44. ^ Pereira TV, Rudnicki M, Cheung BM, Baum L, Yamada Y, Oliveira PS, Pereira AC, Krieger JE (Sep 2007). "Three endothelial nitric oxide (NOS3) gene polymorphisms in hypertensive and normotensive individuals: meta-analysis of 53 studies reveals evidence of publication bias". Journal of Hypertension. 25 (9): 1763–74. doi:10.1097/HJH.0b013e3281de740d. PMID 17762636. S2CID 36745404.
  45. ^ Serrano NC, Casas JP, Díaz LA, Páez C, Mesa CM, Cifuentes R, Monterrosa A, Bautista A, Hawe E, Hingorani AD, Vallance P, López-Jaramillo P (Nov 2004). "Endothelial NO synthase genotype and risk of preeclampsia: a multicenter case-control study". Hypertension. 44 (5): 702–7. doi:10.1161/01.HYP.0000143483.66701.ec. PMID 15364897.
  46. ^ a b Jia Z, Zhang X, Kang S, Wu Y (2013). "Association of endothelial nitric oxide synthase gene polymorphisms with type 2 diabetes mellitus: a meta-analysis". Endocrine Journal. 60 (7): 893–901. doi:10.1507/endocrj.ej12-0463. PMID 23563728.
  47. ^ Lee YC, Huang SP, Liu CC, Yang YH, Yeh HC, Li WM, Wu WJ, Wang CJ, Juan YS, Huang CN, Hour TC, Chang CF, Huang CH (Mar 2012). "The association of eNOS G894T polymorphism with metabolic syndrome and erectile dysfunction". The Journal of Sexual Medicine. 9 (3): 837–43. doi:10.1111/j.1743-6109.2011.02588.x. PMID 22304542.
  48. ^ Hermans MP, Ahn SA, Rousseau MF (Jul 2012). "eNOS [Glu298Asp] polymorphism, erectile function and ocular pressure in type 2 diabetes". European Journal of Clinical Investigation. 42 (7): 729–37. doi:10.1111/j.1365-2362.2011.02638.x. PMID 22224829. S2CID 31746130.
  49. ^ Zhang MX, Zhang C, Shen YH, Wang J, Li XN, Chen L, Zhang Y, Coselli JS, Wang XL (Sep 2008). "Effect of 27nt small RNA on endothelial nitric-oxide synthase expression". Molecular Biology of the Cell. 19 (9): 3997–4005. doi:10.1091/mbc.E07-11-1186. PMC 2526692. PMID 18614799.
  50. ^ Souza-Costa DC, Belo VA, Silva PS, Sertorio JT, Metzger IF, Lanna CM, Machado MA, Tanus-Santos JE (Mar 2011). "eNOS haplotype associated with hypertension in obese children and adolescents". International Journal of Obesity. 35 (3): 387–92. doi:10.1038/ijo.2010.146. PMID 20661250.
  51. ^ Crawford DC, Nickerson DA (2005). "Definition and clinical importance of haplotypes". Annual Review of Medicine. 56: 303–20. doi:10.1146/annurev.med.56.082103.104540. PMID 15660514.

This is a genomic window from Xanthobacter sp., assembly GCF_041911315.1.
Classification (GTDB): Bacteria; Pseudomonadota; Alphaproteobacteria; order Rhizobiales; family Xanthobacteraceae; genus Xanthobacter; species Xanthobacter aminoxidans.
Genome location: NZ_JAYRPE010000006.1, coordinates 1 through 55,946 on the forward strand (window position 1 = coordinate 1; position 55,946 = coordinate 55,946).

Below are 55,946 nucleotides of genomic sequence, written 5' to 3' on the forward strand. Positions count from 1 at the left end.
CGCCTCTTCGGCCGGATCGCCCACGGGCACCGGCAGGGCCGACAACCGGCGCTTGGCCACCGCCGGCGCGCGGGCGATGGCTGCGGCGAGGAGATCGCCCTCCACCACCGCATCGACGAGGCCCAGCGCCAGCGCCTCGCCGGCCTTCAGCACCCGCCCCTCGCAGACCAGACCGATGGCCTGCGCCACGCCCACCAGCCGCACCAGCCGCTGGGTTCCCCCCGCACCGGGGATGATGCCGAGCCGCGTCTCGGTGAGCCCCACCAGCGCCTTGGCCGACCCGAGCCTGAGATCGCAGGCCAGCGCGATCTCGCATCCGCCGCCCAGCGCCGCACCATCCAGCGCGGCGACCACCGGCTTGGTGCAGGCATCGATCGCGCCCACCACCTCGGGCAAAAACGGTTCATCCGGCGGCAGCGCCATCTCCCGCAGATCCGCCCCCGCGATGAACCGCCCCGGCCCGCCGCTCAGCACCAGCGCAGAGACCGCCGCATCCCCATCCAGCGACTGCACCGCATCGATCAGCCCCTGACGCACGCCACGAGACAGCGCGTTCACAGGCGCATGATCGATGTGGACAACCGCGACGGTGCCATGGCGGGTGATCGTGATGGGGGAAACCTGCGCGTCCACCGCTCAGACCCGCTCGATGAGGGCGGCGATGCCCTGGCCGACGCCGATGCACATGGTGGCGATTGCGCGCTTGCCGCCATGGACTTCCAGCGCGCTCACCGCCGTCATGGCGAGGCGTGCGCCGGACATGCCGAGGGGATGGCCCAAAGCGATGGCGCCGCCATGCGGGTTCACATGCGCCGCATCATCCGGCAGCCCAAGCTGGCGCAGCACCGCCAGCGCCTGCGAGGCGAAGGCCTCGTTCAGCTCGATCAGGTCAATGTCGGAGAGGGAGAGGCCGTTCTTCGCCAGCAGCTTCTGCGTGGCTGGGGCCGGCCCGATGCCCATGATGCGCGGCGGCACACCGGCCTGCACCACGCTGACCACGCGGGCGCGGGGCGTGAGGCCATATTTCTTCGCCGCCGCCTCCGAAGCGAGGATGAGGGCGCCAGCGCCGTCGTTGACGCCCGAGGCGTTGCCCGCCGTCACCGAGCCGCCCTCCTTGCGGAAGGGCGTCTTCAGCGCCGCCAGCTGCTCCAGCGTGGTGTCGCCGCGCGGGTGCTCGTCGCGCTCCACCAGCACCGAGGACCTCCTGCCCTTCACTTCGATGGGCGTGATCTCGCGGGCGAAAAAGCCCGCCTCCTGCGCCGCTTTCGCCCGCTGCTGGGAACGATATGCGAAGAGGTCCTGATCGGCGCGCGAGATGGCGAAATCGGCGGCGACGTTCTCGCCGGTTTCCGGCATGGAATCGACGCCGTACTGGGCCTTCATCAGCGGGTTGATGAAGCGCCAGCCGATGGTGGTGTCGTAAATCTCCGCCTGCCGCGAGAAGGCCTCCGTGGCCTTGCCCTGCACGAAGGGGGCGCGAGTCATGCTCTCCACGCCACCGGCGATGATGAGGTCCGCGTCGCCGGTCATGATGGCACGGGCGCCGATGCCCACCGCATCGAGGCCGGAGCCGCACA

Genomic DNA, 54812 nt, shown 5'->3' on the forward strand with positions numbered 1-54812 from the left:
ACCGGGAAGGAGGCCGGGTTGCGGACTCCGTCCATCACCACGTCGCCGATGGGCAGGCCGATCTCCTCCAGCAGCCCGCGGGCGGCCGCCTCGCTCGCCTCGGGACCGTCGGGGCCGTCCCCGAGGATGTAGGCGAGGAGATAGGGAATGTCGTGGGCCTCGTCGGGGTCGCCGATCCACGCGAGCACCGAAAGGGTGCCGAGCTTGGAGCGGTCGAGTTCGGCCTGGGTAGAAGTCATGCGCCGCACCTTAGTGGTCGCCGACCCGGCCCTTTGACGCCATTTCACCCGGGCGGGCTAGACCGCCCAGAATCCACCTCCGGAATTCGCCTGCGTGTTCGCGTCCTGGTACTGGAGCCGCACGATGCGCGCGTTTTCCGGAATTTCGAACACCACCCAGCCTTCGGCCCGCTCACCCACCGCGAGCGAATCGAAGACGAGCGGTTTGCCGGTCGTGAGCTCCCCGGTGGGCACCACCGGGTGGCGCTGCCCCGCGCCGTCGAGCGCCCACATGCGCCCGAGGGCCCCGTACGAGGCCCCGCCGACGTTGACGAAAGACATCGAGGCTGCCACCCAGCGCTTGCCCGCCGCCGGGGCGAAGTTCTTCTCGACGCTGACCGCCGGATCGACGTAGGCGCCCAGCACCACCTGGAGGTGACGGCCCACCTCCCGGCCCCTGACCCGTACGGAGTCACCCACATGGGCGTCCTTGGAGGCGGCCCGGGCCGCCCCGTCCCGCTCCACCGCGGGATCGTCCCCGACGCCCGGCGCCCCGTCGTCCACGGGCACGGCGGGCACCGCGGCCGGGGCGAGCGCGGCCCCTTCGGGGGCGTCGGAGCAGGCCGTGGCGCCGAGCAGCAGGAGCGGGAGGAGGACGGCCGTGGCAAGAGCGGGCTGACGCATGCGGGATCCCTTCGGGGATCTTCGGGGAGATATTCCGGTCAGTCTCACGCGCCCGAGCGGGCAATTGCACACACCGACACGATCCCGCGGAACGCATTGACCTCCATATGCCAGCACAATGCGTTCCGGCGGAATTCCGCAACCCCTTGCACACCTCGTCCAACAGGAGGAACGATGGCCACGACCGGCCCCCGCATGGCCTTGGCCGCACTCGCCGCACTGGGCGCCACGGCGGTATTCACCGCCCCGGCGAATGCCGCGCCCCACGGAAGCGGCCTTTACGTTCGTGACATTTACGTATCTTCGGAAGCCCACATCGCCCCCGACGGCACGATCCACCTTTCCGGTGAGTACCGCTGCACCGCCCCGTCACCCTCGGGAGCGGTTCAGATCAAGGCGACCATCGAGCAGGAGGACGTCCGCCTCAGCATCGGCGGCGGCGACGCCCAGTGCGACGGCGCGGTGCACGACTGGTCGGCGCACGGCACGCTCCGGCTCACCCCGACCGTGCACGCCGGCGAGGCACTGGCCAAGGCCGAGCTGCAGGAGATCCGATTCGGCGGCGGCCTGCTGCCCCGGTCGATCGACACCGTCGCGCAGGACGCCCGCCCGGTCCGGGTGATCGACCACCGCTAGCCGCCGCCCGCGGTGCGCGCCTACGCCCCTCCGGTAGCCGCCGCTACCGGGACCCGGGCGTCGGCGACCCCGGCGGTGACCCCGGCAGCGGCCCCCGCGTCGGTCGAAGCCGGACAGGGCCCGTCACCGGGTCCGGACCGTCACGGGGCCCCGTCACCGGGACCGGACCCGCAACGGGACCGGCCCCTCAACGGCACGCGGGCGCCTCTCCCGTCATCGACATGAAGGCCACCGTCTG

52. ^ Sandrim VC, Coelho EB, Nobre F, Arado GM, Lanchote VL, Tanus-Santos JE (Jun 2006). "Susceptible and protective eNOS haplotypes in hypertensive black and white subjects". Atherosclerosis. 186 (2): 428–32. doi:10.1016/j.atherosclerosis.2005.08.003. PMID 16168996.
  53. ^ Sandrim VC, de Syllos RW, Lisboa HR, Tres GS, Tanus-Santos JE (Nov 2006). "Endothelial nitric oxide synthase haplotypes affect the susceptibility to hypertension in patients with type 2 diabetes mellitus". Atherosclerosis. 189 (1): 241–6. doi:10.1016/j.atherosclerosis.2005.12.011. PMID 16427644.
  54. ^ Sandrim VC, Yugar-Toledo JC, Desta Z, Flockhart DA, Moreno H, Tanus-Santos JE (Dec 2006). "Endothelial nitric oxide synthase haplotypes are related to blood pressure elevation, but not to resistance to antihypertensive drug therapy". Journal of Hypertension. 24 (12): 2393–7. doi:10.1097/01.hjh.0000251899.47626.4f. PMID 17082721. S2CID 20666422.
  55. ^ Vasconcellos V, Lacchini R, Jacob-Ferreira AL, Sales ML, Ferreira-Sae MC, Schreiber R, Nadruz W, Tanus-Santos JE (Apr 2010). "Endothelial nitric oxide synthase haplotypes associated with hypertension do not predispose to cardiac hypertrophy". DNA and Cell Biology. 29 (4): 171–6. doi:10.1089/dna.2009.0955. PMID 20070154.
  56. ^ Sandrim VC, Palei AC, Sertorio JT, Cavalli RC, Duarte G, Tanus-Santos JE (Jul 2010). "Effects of eNOS polymorphisms on nitric oxide formation in healthy pregnancy and in pre-eclampsia". Molecular Human Reproduction. 16 (7): 506–10. doi:10.1093/molehr/gaq030. PMID 20457799.
  57. ^ de Syllos RW, Sandrim VC, Lisboa HR, Tres GS, Tanus-Santos JE (Dec 2006). "Endothelial nitric oxide synthase genotype and haplotype are not associated with diabetic retinopathy in diabetes type 2 patients". Nitric Oxide. 15 (4): 417–22. doi:10.1016/j.niox.2006.02.002. PMID 16581274.
  58. ^ Nagassaki S, Sertório JT, Metzger IF, Bem AF, Rocha JB, Tanus-Santos JE (Oct 2006). "eNOS gene T-786C polymorphism modulates atorvastatin-induced increase in blood nitrite". Free Radical Biology & Medicine. 41 (7): 1044–9. doi:10.1016/j.freeradbiomed.2006.04.026. PMID 16962929.
  59. ^ Andrade VL, Sertório JT, Eleuterio NM, Tanus-Santos JE, Fernandes KS, Sandrim VC (Sep 2013). "Simvastatin treatment increases nitrite levels in obese women: modulation by T(-786)C polymorphism of eNOS". Nitric Oxide. 33: 83–7. doi:10.1016/j.niox.2013.07.005. hdl:11449/76257. PMID 23876348.
  60. ^ Silva PS, Fontana V, Luizon MR, Lacchini R, Silva WA, Biagi C, Tanus-Santos JE (Feb 2013). "eNOS and BDKRB2 genotypes affect the antihypertensive responses to enalapril". European Journal of Clinical Pharmacology. 69 (2): 167–77. doi:10.1007/s00228-012-1326-2. PMID 22706620. S2CID 2063573.
  61. ^ a b Muniz JJ, Lacchini R, Rinaldi TO, Nobre YT, Cologna AJ, Martins AC, Tanus-Santos JE (Apr 2013). "Endothelial nitric oxide synthase genotypes and haplotypes modify the responses to sildenafil in patients with erectile dysfunction". The Pharmacogenomics Journal. 13 (2): 189–96. doi:10.1038/tpj.2011.49. PMID 22064666.
  62. ^ Lacchini R, Tanus-Santos JE (Aug 2014). "Pharmacogenetics of erectile dysfunction: navigating into uncharted waters". Pharmacogenomics. 15 (11): 1519–38. doi:10.2217/pgs.14.110. PMID 25303302.

Further reading[edit]